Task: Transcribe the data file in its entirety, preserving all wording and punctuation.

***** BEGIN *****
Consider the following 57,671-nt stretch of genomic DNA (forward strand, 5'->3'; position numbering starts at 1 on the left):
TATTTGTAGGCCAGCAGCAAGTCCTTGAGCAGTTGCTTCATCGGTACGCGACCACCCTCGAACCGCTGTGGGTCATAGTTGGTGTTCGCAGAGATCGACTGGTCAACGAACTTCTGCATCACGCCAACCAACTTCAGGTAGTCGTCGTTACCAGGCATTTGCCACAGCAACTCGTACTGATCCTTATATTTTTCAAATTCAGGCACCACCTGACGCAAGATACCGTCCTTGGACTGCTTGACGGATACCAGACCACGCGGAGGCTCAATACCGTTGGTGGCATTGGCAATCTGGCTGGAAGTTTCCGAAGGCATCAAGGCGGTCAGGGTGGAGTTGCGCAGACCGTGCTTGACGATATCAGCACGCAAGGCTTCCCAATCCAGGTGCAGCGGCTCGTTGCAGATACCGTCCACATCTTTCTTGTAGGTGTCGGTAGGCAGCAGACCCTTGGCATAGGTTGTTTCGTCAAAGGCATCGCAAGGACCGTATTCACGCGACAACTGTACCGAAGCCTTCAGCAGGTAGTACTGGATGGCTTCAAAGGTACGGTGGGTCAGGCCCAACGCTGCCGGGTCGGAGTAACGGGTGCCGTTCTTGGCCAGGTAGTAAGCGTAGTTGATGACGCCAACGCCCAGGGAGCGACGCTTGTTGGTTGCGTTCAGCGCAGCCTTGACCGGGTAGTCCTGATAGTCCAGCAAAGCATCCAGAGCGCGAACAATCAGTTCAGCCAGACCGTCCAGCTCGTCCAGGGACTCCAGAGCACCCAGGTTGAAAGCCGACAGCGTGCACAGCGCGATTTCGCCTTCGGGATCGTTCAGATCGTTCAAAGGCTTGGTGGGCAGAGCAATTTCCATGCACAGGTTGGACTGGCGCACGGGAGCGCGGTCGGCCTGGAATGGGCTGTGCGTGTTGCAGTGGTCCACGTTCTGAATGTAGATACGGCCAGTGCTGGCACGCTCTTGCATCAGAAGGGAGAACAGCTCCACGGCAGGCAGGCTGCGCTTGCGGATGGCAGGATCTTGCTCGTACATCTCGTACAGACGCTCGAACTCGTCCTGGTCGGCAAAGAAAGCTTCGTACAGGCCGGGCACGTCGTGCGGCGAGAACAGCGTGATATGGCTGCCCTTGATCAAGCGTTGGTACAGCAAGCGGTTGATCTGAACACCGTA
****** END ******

Consider the following 57,671-nt stretch of genomic DNA (forward strand, 5'->3'; position numbering starts at 1 on the left):
TATTTGTAGGCCAGCAGCAAGTCCTTGAGCAGTTGCTTCATCGGTACGCGACCACCCTCGAACCGCTGTGGGTCATAGTTGGTGTTCGCAGAGATCGACTGGTCAACGAACTTCTGCATCACGCCAACCAACTTCAGGTAGTCGTCGTTACCAGGCATTTGCCACAGCAACTCGTACTGATCCTTATATTTTTCAAATTCAGGCACCACCTGACGCAAGATACCGTCCTTGGACTGCTTGACGGATACCAGACCACGCGGAGGCTCAATACCGTTGGTGGCATTGGCAATCTGGCTGGAAGTTTCCGAAGGCATCAAGGCGGTCAGGGTGGAGTTGCGCAGACCGTGCTTGACGATATCAGCACGCAAGGCTTCCCAATCCAGGTGCAGCGGCTCGTTGCAGATACCGTCCACATCTTTCTTGTAGGTGTCGGTAGGCAGCAGACCCTTGGCATAGGTTGTTTCGTCAAAGGCATCGCAAGGACCGTATTCACGCGACAACTGTACCGAAGCCTTCAGCAGGTAGTACTGGATGGCTTCAAAGGTACGGTGGGTCAGGCCCAACGCTGCCGGGTCGGAGTAACGGGTGCCGTTCTTGGCCAGGTAGTAAGCGTAGTTGATGACGCCAACGCCCAGGGAGCGACGCTTGTTGGTTGCGTTCAGCGCAGCCTTGACCGGGTAGTCCTGATAGTCCAGCAAAGCATCCAGAGCGCGAACAATCAGTTCAGCCAGACCGTCCAGCTCGTCCAGGGACTCCAGAGCACCCAGGTTGAAAGCCGACAGCGTGCACAGCGCGATTTCGCCTTCGGGATCGTTCAGATCGTTCAAAGGCTTGGTGGGCAGAGCAATTTCCATGCACAGGTTGGACTGGCGCACGGGAGCGCGGTCGGCCTGGAATGGGCTGTGCGTGTTGCAGTGGTCCACGTTCTGAATGTAGATACGGCCAGTGCTGGCACGCTCTTGCATCAGAAGGGAGAACAGCTCCACGGCAGGCAGGCTGCGCTTGCGGATGGCAGGATCTTGCTCGTACATCTCGTACAGACGCTCGAACTCGTCCTGGTCGGCAAAGAAAGCTTCGTACAGGCCGGGCACGTCGTGCGGCGAGAACAGCGTGATATGGCTGCCCTTGATCAAGCGTTGGTACAGCAAGCGGTTGATCTGAACACCGTA